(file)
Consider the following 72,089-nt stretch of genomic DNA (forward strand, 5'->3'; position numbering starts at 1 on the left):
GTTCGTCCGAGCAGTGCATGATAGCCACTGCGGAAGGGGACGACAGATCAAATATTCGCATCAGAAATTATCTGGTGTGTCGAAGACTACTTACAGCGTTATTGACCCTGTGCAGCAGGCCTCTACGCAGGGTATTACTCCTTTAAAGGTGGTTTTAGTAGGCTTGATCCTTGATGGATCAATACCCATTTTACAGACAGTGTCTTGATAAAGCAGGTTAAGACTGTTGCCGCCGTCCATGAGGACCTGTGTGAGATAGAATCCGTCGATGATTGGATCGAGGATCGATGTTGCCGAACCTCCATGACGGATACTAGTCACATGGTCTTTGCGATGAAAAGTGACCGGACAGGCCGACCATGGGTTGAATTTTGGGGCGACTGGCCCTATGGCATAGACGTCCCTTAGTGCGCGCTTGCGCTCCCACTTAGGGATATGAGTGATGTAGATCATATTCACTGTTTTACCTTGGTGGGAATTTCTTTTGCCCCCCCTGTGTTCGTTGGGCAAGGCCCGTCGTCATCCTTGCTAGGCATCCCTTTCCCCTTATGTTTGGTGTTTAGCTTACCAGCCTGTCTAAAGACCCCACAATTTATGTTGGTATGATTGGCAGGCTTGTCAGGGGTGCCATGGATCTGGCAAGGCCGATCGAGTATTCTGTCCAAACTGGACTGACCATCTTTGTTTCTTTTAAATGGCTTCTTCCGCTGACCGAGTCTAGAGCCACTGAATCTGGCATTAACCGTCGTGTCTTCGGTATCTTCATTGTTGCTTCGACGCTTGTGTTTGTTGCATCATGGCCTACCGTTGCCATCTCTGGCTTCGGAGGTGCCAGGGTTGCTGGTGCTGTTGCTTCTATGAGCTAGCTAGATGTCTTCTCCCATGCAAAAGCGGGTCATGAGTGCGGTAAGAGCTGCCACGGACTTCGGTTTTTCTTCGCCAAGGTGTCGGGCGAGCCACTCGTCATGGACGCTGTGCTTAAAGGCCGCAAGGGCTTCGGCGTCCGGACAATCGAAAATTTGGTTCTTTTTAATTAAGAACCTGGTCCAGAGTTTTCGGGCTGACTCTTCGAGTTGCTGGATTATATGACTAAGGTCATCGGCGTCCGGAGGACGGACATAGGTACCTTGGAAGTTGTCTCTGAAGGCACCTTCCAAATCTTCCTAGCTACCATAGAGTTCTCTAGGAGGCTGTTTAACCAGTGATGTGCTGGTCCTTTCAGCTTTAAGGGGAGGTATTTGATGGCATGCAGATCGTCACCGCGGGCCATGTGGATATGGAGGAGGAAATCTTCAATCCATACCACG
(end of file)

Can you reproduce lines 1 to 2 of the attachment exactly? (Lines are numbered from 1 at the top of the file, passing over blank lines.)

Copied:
Consider the following 72,089-nt stretch of genomic DNA (forward strand, 5'->3'; position numbering starts at 1 on the left):
GTTCGTCCGAGCAGTGCATGATAGCCACTGCGGAAGGGGACGACAGATCAAATATTCGCATCAGAAATTATCTGGTGTGTCGAAGACTACTTACAGCGTTATTGACCCTGTGCAGCAGGCCTCTACGCAGGGTATTACTCCTTTAAAGGTGGTTTTAGTAGGCTTGATCCTTGATGGATCAATACCCATTTTACAGACAGTGTCTTGATAAAGCAGGTTAAGACTGTTGCCGCCGTCCATGAGGACCTGTGTGAGATAGAATCCGTCGATGATTGGATCGAGGATCGATGTTGCCGAACCTCCATGACGGATACTAGTCACATGGTCTTTGCGATGAAAAGTGACCGGACAGGCCGACCATGGGTTGAATTTTGGGGCGACTGGCCCTATGGCATAGACGTCCCTTAGTGCGCGCTTGCGCTCCCACTTAGGGATATGAGTGATGTAGATCATATTCACTGTTTTACCTTGGTGGGAATTTCTTTTGCCCCCCCTGTGTTCGTTGGGCAAGGCCCGTCGTCATCCTTGCTAGGCATCCCTTTCCCCTTATGTTTGGTGTTTAGCTTACCAGCCTGTCTAAAGACCCCACAATTTATGTTGGTATGATTGGCAGGCTTGTCAGGGGTGCCATGGATCTGGCAAGGCCGATCGAGTATTCTGTCCAAACTGGACTGACCATCTTTGTTTCTTTTAAATGGCTTCTTCCGCTGACCGAGTCTAGAGCCACTGAATCTGGCATTAACCGTCGTGTCTTCGGTATCTTCATTGTTGCTTCGACGCTTGTGTTTGTTGCATCATGGCCTACCGTTGCCATCTCTGGCTTCGGAGGTGCCAGGGTTGCTGGTGCTGTTGCTTCTATGAGCTAGCTAGATGTCTTCTCCCATGCAAAAGCGGGTCATGAGTGCGGTAAGAGCTGCCACGGACTTCGGTTTTTCTTCGCCAAGGTGTCGGGCGAGCCACTCGTCATGGACGCTGTGCTTAAAGGCCGCAAGGGCTTCGGCGTCCGGACAATCGAAAATTTGGTTCTTTTTAATTAAGAACCTGGTCCAGAGTTTTCGGGCTGACTCTTCGAGTTGCTGGATTATATGACTAAGGTCATCGGCGTCCGGAGGACGGACATAGGTACCTTGGAAGTTGTCTCTGAAGGCACCTTCCAAATCTTCCTAGCTACCATAGAGTTCTCTAGGAGGCTGTTTAACCAGTGATGTGCTGGTCCTTTCAGCTTTAAGGGGAGGTATTTGATGGCATGCAGATCGTCACCGCGGGCCATGTGGATATGGAGGAGGAAATCTTCAATCCATACCACG